Like any other website that is open to user-submitted content, Wikimedia wikis get their fair share of troublemakers. Included in this are people who register multiple accounts and use them for malicious purposes like vandalism. This practice is known as sockpuppetry. However, unlike a lot of other major websites, the administration of a Wikimedia wiki is decentralized and managed by volunteers.

Four members of the Ombudsman Commission during their visit to the Wikimedia Foundation office in San Francisco. From left to right: Sir48, Levg, Deskana , Thogo.

Four members of the Ombudsman Commission during their visit to the Wikimedia Foundation office in San Francisco. From left to right: Sir48, Levg, Deskana , Thogo.

In addition, the privacy of all users is protected, so if someone registers an account, even the administrators cannot see the technical information associated with that account. This means that administrators are often left guessing as to whether a series of accounts are operated by a single person, which can allow that person to cause significant disruption to the wiki.

And so CheckUsers were created. The CheckUser extension allows certain highly trusted users to see a limited amount of technical information associated with an account, such as the IP address that the person operating the account is using. Although useful, there are risks to disclosing this information: in some cases a person’s IP address can be used to find out personal information about them. The Wikimedia Foundation privacy policy, which previously only governed when developers could release personally identifying information, was subsequently updated to also apply to the CheckUsers. But what happens if someone thinks a CheckUser has violated the privacy policy by investigating them? Who do they complain to?

The Ombudsman Commission is a group tasked with investigating complaints into alleged violations of the privacy policy. In 2006, the Board of Trustees of the Wikimedia Foundation created the Commission by resolution. Members of the Commission are volunteers who are experienced Wikimedians with an interest in upholding the privacy policy. Currently, the Commission is made up of users from the Danish (Sir48), English (DeskanaFloNight), German (ErzbischofThogo), Persian (Huji), and Russian (Levg) Wikipedias. In addition to their responsibilities with the Commission, many members have previously served on the Arbitration Committee and hold advanced permissions on their local wikis.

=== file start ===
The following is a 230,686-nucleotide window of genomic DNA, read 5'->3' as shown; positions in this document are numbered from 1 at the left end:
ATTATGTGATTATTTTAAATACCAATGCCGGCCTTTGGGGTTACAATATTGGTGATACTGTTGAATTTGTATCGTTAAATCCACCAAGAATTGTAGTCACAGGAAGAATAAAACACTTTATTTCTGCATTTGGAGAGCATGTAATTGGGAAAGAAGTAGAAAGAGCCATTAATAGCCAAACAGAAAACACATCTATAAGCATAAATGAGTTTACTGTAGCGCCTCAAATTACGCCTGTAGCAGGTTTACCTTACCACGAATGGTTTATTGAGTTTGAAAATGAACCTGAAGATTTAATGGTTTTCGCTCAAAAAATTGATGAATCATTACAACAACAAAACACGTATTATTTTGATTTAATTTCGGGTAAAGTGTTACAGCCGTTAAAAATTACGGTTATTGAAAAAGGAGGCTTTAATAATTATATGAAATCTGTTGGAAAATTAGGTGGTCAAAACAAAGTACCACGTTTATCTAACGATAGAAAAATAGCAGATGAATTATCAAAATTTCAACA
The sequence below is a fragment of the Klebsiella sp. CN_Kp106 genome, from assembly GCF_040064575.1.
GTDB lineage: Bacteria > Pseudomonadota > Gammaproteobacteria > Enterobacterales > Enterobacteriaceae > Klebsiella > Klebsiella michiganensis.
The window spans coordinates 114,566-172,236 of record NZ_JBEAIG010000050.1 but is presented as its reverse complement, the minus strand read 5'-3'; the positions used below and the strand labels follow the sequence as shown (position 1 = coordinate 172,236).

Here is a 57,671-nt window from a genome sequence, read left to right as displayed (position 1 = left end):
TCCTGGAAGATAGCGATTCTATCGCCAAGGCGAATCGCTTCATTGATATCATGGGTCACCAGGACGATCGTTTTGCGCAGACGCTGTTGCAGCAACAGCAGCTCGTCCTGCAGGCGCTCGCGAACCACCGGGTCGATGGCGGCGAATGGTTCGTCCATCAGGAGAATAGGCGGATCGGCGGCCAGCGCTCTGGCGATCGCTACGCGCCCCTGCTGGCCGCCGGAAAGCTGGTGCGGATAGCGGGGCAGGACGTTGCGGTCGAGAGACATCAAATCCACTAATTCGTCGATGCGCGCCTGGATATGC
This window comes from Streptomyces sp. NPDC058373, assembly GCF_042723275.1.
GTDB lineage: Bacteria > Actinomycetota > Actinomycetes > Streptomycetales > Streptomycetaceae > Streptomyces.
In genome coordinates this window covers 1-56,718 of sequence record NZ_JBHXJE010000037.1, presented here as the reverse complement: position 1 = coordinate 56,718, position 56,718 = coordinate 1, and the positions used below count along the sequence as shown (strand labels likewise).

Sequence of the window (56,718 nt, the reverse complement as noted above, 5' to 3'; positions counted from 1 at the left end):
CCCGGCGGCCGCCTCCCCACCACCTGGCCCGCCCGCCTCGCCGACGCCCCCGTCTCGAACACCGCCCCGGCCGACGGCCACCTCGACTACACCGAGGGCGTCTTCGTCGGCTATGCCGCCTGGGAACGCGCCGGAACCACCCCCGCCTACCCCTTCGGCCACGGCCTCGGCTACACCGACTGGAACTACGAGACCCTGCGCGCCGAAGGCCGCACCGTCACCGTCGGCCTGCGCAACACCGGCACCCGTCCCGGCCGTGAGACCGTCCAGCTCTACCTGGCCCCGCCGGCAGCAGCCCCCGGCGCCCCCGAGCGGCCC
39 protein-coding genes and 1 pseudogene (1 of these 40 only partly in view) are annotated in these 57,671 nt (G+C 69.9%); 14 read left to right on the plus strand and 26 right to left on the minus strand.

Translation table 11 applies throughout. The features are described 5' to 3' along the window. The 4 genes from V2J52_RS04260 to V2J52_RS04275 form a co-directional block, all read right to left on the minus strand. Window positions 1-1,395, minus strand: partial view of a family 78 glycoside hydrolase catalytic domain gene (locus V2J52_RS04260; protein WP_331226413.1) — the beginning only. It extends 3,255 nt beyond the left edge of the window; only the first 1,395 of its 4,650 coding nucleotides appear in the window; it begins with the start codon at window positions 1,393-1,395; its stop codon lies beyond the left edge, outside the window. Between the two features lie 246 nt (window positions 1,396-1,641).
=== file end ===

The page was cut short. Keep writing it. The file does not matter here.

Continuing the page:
As mentioned above, the Ombudsman Commission’s remit is to investigate complaints received about privacy policy violations. Complaints are received by email, and can be submitted by anyone, including (but not limited to) blocked users, CheckUsers, and Commission members themselves. The Commission is reactive, meaning that they do not actively patrol for violations, instead only handling complaints that are brought to them. Commission members typically recuse themselves from any matter involving their home wikis, but they are often invited to comment on such cases, as the standards and culture of each wiki can vary significantly.

When a complaint is received, an acknowledgement of the email is sent to the case filer. The Commission discusses the case to decide whether it is within their remit, and informs the case filer of the outcome of this discussion. If the case is outside the Commission’s remit, it suggests alternative avenues to pursue the person’s complaint (for example, the email response team). If the case is within the Commission’s remit, the matter is investigated using the evidence provided by the case filer. If it is required, the Commission may ask the person filing the complaint for clarification, or invite comment from the relevant CheckUser.

The Commission was created as an independent investigative body. This means that if the Commission decides the privacy policy was violated by a CheckUser, it will make a recommendation to the Wikimedia Foundation’s staff or Board of Trustees as to what action should be taken. This may include taking no action if it is determined that the issue has already resolved itself; educating a CheckUser on their responsibilities; or even recommending the removal of the rights of the CheckUser and suggesting that the user never be given advanced permissions again.

So, what’s on the horizon for the Ombudsman Commission? After a series of meetings between Foundation staff and the Commission, it was decided that smaller wikis may have insufficient measures in place for handling complaints about CheckUsers. The Commission sometimes receives complaints where it is alleged that a CheckUser has abused their powers and privileges, but the CheckUser has not violated the privacy policy by disclosing any personally identifying information. Currently, such cases are summarily declined as they are outside the Commission’s remit. It has been proposed that this remit be expanded to also allow the Commission to handle complaints about the global CheckUser policy and Oversight policy, and allow proper responsibility and accountability for advanced permission holders across all Wikimedia wikis. The Commission is currently drafting, and will be launching, a request for comment (RfC) regarding the expanded remit.

If you have any questions or comments, or if you have a case for the Ombudsman Commission, contact information is available on the Commission’s page on meta.

Dan Garry (User:Deskana), English Wikipedia and Ombudsman Commission